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Winners of Species of 2019 Votes Announced

Fanni Kaszás 2019.01.16.

In recent years, it has become a tradition among Hungarian nature conservation organizations to allow voters to choose the animals and plants of the year. By having the internet vote on the animals and plants of the given year, the organizations aim to draw attention to environmental conservation issues. We have collected some of this year’s winners, below.

Winners of 2019:

Bird of the year: Black-winged stilt (Himantopus himantopus)

The black-winged stilt is a widely distributed, long-legged wader. Adults are 33–36 centimeters long. They have long pink legs, a long thin black bill, are blackish above and white below and have a white head and neck covered with a varying amount of black. Males have a black back, often accompanied by a greenish gloss. Females’ backs have a brown hue, contrasting with the black remiges. It is a protected species in Hungary; its conservation value is 250,000 forints.

Fish of the year: Common Rudd (Scardinius erythrophthalmus)

The Common Rudd is a benthopelagic freshwater fish, widely spread in Europe and middle Asia around the basins of the North, Baltic, Black, Caspian and Aral seas. It is one of the most beautiful fishes in Hungary. It prefers standing waters and slow watercourses, such as swamps or canals. Here, we can observe them in smaller or larger teams as they swim near the water surface.

Insect of the year: Alpine longhorn beetle (Rosalia Alpina)

The Rosalia longicorn is 15 to 38 mm (0.59 to 1.50 in) long. The antennae can be up to twice as long as the rest of the body in males and the same length in females. The elytra are flat and blue-gray with a variety of black spots. They have a prominent spot on their thorax, a silky one on their front, and a small one on their back. Both the antennae and the legs have the same coloration as the body. The coloration serves as good camouflage in their preferred habitat, the European Beech. The alpine longhorn has been a protected species in Hungary since 1982; its conservation value is 50,000 forints.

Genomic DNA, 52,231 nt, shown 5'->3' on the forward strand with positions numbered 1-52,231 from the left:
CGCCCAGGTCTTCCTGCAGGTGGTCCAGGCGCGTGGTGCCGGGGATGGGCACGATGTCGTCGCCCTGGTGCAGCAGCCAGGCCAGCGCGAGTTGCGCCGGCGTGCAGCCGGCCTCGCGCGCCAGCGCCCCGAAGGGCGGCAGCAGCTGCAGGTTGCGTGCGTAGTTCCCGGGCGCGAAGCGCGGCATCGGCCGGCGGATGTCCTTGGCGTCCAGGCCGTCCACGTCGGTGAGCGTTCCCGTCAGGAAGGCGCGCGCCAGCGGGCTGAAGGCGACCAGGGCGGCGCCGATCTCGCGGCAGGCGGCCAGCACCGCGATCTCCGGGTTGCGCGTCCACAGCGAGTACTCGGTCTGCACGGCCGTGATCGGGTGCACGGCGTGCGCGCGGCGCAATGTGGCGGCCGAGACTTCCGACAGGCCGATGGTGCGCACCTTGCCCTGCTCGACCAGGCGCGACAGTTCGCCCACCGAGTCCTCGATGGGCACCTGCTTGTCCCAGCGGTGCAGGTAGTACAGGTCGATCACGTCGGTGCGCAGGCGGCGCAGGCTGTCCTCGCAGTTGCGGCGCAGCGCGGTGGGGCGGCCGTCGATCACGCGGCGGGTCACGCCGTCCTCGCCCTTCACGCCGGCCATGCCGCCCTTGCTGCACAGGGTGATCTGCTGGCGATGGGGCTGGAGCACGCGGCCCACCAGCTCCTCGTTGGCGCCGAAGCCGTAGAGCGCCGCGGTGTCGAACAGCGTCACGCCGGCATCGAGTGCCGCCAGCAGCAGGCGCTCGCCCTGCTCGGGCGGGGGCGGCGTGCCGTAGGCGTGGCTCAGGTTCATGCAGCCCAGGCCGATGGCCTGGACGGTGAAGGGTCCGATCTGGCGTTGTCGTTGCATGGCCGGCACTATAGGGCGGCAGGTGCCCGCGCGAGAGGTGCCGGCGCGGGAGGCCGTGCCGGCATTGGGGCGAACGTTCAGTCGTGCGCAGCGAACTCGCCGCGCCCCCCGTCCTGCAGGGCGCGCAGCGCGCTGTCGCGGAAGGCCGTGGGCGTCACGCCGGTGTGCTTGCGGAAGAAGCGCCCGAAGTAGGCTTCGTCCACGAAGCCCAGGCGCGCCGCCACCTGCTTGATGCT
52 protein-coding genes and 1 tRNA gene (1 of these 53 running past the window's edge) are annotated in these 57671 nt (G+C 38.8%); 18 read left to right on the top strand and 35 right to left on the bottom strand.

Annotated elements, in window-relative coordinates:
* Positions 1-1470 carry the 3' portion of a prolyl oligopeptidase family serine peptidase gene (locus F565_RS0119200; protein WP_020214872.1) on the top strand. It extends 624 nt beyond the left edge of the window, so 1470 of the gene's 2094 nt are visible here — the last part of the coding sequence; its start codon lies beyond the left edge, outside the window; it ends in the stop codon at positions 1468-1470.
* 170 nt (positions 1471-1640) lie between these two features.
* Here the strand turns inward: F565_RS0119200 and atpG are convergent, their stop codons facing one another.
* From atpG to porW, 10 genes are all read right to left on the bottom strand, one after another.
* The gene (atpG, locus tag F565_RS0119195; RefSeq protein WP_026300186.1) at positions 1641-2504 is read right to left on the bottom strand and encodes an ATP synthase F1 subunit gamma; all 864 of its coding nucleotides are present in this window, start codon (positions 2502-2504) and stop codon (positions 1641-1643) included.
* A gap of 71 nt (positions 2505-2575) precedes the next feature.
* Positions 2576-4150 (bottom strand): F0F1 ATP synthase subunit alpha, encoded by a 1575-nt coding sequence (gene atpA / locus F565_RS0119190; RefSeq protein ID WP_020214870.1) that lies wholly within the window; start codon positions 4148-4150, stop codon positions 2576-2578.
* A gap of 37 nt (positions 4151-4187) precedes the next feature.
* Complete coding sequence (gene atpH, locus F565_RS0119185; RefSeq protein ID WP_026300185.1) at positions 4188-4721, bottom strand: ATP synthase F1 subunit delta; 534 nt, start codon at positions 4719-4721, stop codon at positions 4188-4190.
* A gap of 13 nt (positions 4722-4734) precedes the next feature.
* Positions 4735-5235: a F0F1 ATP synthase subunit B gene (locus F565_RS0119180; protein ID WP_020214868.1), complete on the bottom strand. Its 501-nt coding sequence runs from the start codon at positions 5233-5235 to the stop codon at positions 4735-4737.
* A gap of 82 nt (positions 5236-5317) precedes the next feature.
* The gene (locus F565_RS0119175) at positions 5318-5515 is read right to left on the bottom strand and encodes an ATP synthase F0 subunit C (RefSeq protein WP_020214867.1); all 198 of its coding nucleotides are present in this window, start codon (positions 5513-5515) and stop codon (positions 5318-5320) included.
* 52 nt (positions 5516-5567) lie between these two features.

Amphibian of the year: Fire salamander (Salamandra salamandra)

The fire salamander is usually black with yellow spots or stripes to a varying degree, and can have a very long lifespan; one specimen lived for more than 50 years in Germany. This spectacular species prefers the old reefs and, in particular, the denser, darker, deep gorges preferably near water-filled brooks. The forest type is found mainly in beech and hornbeam oak trees. It is also protected, with a conservation value of 50, 000 forints.

Mammal of the year: Eurasian lynx (Lynx lynx)

The Eurasian lynx is a medium-sized wildcat. It inhabits temperate and boreal forests up to an altitude of 5,500 meters. It is threatened by habitat loss and fragmentation, poaching and depletion of prey. The European lynx population is estimated to be 10,000 and is considered stable. However, it has been a protected species in Hungary since 1988; its conservation value is 500,000 forints.

The mahaleb cherry (Cerasus mahaleb) was deemed tree of the year; galenite was chosen as the mineral of the year; Komlosaurus carbonis is the remnant of the year; the mushroom of the year is the bronze boletus (Boletus aereus); the almond tree on Havi-hegy, Pécs was named the unique tree of the year and Hungarian Leopard’s Bane (zergevirág) is the wildflower of the year.

via, Hungarian nature conservation organizations, wikipedia

photos: wikipedia